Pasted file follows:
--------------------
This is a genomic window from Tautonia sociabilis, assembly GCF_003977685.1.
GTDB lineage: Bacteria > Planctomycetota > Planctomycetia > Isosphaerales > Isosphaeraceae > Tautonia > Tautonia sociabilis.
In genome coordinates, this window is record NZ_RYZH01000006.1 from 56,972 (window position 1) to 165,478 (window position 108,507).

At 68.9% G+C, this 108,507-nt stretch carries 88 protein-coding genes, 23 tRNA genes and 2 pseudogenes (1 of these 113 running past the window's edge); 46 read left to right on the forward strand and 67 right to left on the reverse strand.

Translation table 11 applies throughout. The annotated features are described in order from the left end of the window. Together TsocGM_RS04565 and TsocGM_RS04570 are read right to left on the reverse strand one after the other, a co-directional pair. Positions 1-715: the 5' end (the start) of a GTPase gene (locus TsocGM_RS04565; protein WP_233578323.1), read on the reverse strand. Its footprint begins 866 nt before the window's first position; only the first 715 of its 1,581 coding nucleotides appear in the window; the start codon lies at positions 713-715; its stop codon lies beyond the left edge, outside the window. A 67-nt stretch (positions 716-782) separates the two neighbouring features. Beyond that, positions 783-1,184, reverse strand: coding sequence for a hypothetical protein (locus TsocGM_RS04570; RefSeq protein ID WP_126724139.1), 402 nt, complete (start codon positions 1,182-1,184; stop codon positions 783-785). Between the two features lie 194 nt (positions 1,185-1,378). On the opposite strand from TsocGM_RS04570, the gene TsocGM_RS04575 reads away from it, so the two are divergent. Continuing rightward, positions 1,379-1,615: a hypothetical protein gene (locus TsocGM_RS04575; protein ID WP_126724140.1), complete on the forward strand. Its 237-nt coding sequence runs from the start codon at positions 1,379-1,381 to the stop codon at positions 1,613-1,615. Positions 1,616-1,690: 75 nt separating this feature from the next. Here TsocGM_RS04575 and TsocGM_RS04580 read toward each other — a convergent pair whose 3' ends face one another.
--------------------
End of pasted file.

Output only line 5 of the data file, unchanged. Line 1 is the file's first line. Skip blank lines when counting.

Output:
Translation table 11 applies throughout. The annotated features are described in order from the left end of the window. Together TsocGM_RS04565 and TsocGM_RS04570 are read right to left on the reverse strand one after the other, a co-directional pair. Positions 1-715: the 5' end (the start) of a GTPase gene (locus TsocGM_RS04565; protein WP_233578323.1), read on the reverse strand. Its footprint begins 866 nt before the window's first position; only the first 715 of its 1,581 coding nucleotides appear in the window; the start codon lies at positions 713-715; its stop codon lies beyond the left edge, outside the window. A 67-nt stretch (positions 716-782) separates the two neighbouring features. Beyond that, positions 783-1,184, reverse strand: coding sequence for a hypothetical protein (locus TsocGM_RS04570; RefSeq protein ID WP_126724139.1), 402 nt, complete (start codon positions 1,182-1,184; stop codon positions 783-785). Between the two features lie 194 nt (positions 1,185-1,378). On the opposite strand from TsocGM_RS04570, the gene TsocGM_RS04575 reads away from it, so the two are divergent. Continuing rightward, positions 1,379-1,615: a hypothetical protein gene (locus TsocGM_RS04575; protein ID WP_126724140.1), complete on the forward strand. Its 237-nt coding sequence runs from the start codon at positions 1,379-1,381 to the stop codon at positions 1,613-1,615. Positions 1,616-1,690: 75 nt separating this feature from the next. Here TsocGM_RS04575 and TsocGM_RS04580 read toward each other — a convergent pair whose 3' ends face one another.